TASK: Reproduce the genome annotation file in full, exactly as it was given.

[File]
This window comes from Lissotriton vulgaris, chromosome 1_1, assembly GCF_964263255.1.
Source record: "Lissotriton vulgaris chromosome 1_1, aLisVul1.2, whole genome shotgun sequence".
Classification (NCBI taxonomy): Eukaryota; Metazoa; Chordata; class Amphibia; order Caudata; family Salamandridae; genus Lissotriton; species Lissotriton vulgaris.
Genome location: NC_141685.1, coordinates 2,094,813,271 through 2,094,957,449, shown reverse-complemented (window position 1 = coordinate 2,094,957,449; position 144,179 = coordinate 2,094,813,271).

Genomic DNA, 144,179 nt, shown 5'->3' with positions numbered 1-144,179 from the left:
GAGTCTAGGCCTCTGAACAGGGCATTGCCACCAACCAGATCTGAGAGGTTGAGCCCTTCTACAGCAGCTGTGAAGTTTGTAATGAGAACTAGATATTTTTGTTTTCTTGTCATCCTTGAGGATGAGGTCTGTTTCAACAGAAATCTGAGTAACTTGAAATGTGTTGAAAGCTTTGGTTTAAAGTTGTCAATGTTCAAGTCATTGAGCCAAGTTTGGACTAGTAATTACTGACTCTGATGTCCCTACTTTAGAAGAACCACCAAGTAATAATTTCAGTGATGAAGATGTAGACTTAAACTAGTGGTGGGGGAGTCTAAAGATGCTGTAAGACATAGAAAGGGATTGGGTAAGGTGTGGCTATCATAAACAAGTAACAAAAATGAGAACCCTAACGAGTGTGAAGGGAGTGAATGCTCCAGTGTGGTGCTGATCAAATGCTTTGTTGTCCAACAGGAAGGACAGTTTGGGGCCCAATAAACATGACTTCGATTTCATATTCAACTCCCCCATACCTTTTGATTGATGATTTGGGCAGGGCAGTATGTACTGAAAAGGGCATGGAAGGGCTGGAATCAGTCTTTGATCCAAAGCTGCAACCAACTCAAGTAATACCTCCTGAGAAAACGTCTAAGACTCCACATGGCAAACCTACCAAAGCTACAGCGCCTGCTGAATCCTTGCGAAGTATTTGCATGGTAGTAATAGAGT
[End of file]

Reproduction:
This window comes from Lissotriton vulgaris, chromosome 1_1, assembly GCF_964263255.1.
Source record: "Lissotriton vulgaris chromosome 1_1, aLisVul1.2, whole genome shotgun sequence".
Classification (NCBI taxonomy): Eukaryota; Metazoa; Chordata; class Amphibia; order Caudata; family Salamandridae; genus Lissotriton; species Lissotriton vulgaris.
Genome location: NC_141685.1, coordinates 2,094,813,271 through 2,094,957,449, shown reverse-complemented (window position 1 = coordinate 2,094,957,449; position 144,179 = coordinate 2,094,813,271).

Genomic DNA, 144,179 nt, shown 5'->3' with positions numbered 1-144,179 from the left:
GAGTCTAGGCCTCTGAACAGGGCATTGCCACCAACCAGATCTGAGAGGTTGAGCCCTTCTACAGCAGCTGTGAAGTTTGTAATGAGAACTAGATATTTTTGTTTTCTTGTCATCCTTGAGGATGAGGTCTGTTTCAACAGAAATCTGAGTAACTTGAAATGTGTTGAAAGCTTTGGTTTAAAGTTGTCAATGTTCAAGTCATTGAGCCAAGTTTGGACTAGTAATTACTGACTCTGATGTCCCTACTTTAGAAGAACCACCAAGTAATAATTTCAGTGATGAAGATGTAGACTTAAACTAGTGGTGGGGGAGTCTAAAGATGCTGTAAGACATAGAAAGGGATTGGGTAAGGTGTGGCTATCATAAACAAGTAACAAAAATGAGAACCCTAACGAGTGTGAAGGGAGTGAATGCTCCAGTGTGGTGCTGATCAAATGCTTTGTTGTCCAACAGGAAGGACAGTTTGGGGCCCAATAAACATGACTTCGATTTCATATTCAACTCCCCCATACCTTTTGATTGATGATTTGGGCAGGGCAGTATGTACTGAAAAGGGCATGGAAGGGCTGGAATCAGTCTTTGATCCAAAGCTGCAACCAACTCAAGTAATACCTCCTGAGAAAACGTCTAAGACTCCACATGGCAAACCTACCAAAGCTACAGCGCCTGCTGAATCCTTGCGAAGTATTTGCATGGTAGTAATAGAGT